“The costs of COVID19 and recovery not only lie in lost fundraising income and opportunities, but in the necessary measures to live and work more safely in the future.”
That’s one of the conclusions of a report commissioned by the Chartered Institute of Fundraising (IoF) which aims to identify how giving and fundraising is likely to change in the post Covid-19 era. The report examines recent trends in charitable giving in a range of areas from household contributions and legacies through to corporate donations, and attempts to identify how each of these may be impacted by lifestyle and economic changes brought about as a result of the pandemic.
Various scenarios are considered including the potential impact of the recession and the way in which lockdown measures could nullify certain fundraising events. This last is an area which is currently of concern to the IoF, particularly given the regulations which came into force in England on the 14th September limiting gatherings to six people. At the time of writing, the IoF is therefore seeking government clarification on whether fundraising events count as social gatherings and therefore would be limited to six participants, or as work in which case the limitation wouldn’t apply.
Fundraising isn’t the only area which has been impacted by the coronavirus. Whilst some charities have had to step up their work in order to meet increased demand, others have had no option other than to participate in the government’s furlough scheme. Interestingly a survey by the John Ellerman Foundation revealed that 35% of charities with incomes of less than £250,000 a year participated in the furlough scheme, compared with 80% of charities with annual incomes above £5 million. The same survey revealed that across the charity sector nearly two thirds of charities saw increased staff workloads, either due to increased demand for the services of the charity or to colleagues being furloughed.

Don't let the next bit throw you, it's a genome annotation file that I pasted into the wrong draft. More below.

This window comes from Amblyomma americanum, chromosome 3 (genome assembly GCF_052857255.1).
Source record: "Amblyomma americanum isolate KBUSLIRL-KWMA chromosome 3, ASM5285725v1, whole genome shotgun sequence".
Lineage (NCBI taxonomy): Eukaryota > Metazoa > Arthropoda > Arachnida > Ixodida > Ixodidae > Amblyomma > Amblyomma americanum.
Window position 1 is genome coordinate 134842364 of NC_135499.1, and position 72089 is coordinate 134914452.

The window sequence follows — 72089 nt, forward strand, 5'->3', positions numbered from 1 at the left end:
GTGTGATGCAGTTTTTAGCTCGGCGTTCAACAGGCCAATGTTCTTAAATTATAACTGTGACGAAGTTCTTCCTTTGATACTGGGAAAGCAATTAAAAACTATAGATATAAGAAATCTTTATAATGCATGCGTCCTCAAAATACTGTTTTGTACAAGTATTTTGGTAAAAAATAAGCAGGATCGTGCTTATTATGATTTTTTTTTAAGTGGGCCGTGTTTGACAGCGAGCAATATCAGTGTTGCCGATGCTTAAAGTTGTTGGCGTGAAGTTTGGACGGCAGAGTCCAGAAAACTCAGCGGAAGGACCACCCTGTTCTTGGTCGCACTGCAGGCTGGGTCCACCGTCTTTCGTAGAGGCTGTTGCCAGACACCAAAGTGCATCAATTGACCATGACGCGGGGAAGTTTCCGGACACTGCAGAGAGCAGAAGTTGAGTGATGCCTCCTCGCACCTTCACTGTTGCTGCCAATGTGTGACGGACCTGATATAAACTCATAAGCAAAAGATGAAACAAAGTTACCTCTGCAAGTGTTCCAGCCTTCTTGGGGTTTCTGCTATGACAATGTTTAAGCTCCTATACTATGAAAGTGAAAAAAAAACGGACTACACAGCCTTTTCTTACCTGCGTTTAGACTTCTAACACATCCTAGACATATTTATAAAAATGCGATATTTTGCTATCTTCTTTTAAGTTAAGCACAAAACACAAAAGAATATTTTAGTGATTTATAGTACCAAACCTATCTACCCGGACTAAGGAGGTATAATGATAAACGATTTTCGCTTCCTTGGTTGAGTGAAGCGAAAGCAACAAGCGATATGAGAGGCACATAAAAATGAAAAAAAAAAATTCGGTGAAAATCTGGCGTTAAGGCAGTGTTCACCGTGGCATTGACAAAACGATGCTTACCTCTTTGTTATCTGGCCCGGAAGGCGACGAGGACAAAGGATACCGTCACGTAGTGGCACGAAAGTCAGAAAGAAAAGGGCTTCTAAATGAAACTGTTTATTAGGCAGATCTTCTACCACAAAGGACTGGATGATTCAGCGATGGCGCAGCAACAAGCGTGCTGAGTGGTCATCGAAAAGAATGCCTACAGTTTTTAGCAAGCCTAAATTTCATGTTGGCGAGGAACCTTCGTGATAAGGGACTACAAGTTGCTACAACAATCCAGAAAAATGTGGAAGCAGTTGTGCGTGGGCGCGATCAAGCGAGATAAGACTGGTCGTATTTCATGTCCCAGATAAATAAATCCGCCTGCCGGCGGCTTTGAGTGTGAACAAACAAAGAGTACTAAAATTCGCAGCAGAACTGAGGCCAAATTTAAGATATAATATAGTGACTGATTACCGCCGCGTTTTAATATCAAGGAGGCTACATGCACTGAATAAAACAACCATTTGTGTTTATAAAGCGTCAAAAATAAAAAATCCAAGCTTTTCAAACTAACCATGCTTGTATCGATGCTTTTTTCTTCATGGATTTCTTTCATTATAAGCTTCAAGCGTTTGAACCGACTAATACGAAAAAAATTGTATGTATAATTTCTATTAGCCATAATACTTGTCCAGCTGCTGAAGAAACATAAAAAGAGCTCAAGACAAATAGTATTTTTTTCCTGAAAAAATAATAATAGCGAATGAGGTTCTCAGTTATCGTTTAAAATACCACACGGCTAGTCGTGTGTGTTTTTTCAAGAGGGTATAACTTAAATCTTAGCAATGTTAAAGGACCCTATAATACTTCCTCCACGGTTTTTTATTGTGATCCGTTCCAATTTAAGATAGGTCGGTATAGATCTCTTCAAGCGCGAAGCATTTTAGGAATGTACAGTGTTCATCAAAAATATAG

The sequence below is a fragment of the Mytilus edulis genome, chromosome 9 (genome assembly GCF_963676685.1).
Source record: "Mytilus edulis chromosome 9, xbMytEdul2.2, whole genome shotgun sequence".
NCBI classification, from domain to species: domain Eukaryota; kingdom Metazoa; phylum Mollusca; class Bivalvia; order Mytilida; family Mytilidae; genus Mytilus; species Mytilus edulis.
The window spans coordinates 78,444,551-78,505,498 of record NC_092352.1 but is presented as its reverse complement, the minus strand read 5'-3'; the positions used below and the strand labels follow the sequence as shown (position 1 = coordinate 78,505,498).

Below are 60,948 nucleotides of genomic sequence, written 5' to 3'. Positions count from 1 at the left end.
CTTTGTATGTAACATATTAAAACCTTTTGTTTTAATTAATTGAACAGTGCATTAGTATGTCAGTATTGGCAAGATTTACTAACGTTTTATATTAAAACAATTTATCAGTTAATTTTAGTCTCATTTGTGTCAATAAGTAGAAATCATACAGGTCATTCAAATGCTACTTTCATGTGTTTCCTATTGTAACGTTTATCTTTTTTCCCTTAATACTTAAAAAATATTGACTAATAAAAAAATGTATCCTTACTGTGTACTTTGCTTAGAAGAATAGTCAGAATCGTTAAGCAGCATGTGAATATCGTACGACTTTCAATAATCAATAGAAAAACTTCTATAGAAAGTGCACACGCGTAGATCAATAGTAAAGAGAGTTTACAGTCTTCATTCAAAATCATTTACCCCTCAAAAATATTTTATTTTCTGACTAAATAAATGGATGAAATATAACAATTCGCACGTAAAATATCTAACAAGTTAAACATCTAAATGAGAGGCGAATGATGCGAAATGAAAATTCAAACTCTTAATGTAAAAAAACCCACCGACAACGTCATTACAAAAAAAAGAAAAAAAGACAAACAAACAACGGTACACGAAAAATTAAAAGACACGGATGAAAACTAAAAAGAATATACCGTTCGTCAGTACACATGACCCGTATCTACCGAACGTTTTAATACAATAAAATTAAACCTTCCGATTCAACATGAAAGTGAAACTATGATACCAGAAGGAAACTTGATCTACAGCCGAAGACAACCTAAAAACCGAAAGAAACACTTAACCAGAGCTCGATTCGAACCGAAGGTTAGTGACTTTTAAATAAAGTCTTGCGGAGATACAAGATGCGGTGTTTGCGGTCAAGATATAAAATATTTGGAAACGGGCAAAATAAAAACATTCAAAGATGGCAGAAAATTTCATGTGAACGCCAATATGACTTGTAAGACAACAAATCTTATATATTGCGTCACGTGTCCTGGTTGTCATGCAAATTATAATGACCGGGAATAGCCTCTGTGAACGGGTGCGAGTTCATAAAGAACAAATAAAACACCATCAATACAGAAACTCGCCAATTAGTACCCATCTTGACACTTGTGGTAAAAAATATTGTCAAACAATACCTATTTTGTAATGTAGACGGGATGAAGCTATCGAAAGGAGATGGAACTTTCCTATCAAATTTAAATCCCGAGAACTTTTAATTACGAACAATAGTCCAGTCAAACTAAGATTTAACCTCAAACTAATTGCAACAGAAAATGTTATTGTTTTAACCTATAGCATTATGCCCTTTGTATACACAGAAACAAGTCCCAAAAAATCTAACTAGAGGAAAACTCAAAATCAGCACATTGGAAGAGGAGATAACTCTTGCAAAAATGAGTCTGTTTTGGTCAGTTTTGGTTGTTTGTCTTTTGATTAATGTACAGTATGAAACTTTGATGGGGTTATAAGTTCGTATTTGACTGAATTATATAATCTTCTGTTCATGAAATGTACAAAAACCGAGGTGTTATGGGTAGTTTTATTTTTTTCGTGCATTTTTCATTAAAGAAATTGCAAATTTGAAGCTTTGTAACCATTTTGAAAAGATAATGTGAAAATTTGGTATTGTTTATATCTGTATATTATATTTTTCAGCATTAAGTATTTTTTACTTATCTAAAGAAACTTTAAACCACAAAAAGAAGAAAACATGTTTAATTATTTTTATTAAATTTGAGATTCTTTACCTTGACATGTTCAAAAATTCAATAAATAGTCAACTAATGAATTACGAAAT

Either way, when the workload increases charities may need to revisit their operating protocols, finding ways to enhance efficiencies or improve communications. This will be particularly appropriate to the one third of charities which have indicated that they will need emergency funding in the next three months if they are to survive. Even something as simple as reviewing how incoming and outgoing calls are managed could make a measurable difference. Smoothing telephone answering pathways can help to ensure that calls are directed to an appropriate person without delay; helping to ensure that, whether the call relates to a donation or a request for help, the caller is immediately connected with someone who has the expertise to provide a full response.
Tying this review in with the adoption of an 0300 charity telephone number could also help to encourage callers, whilst fundraising initiatives could be boosted by the take-up of a flexible telephone package which seamlessly expands in order to meet increased demand. In recognition of the societal role which charities play, Callagenix offers preferential rates for charities. These apply both to call charges and also regular service costs, helping charities to interact with their donors and recipients in a cost effective manner.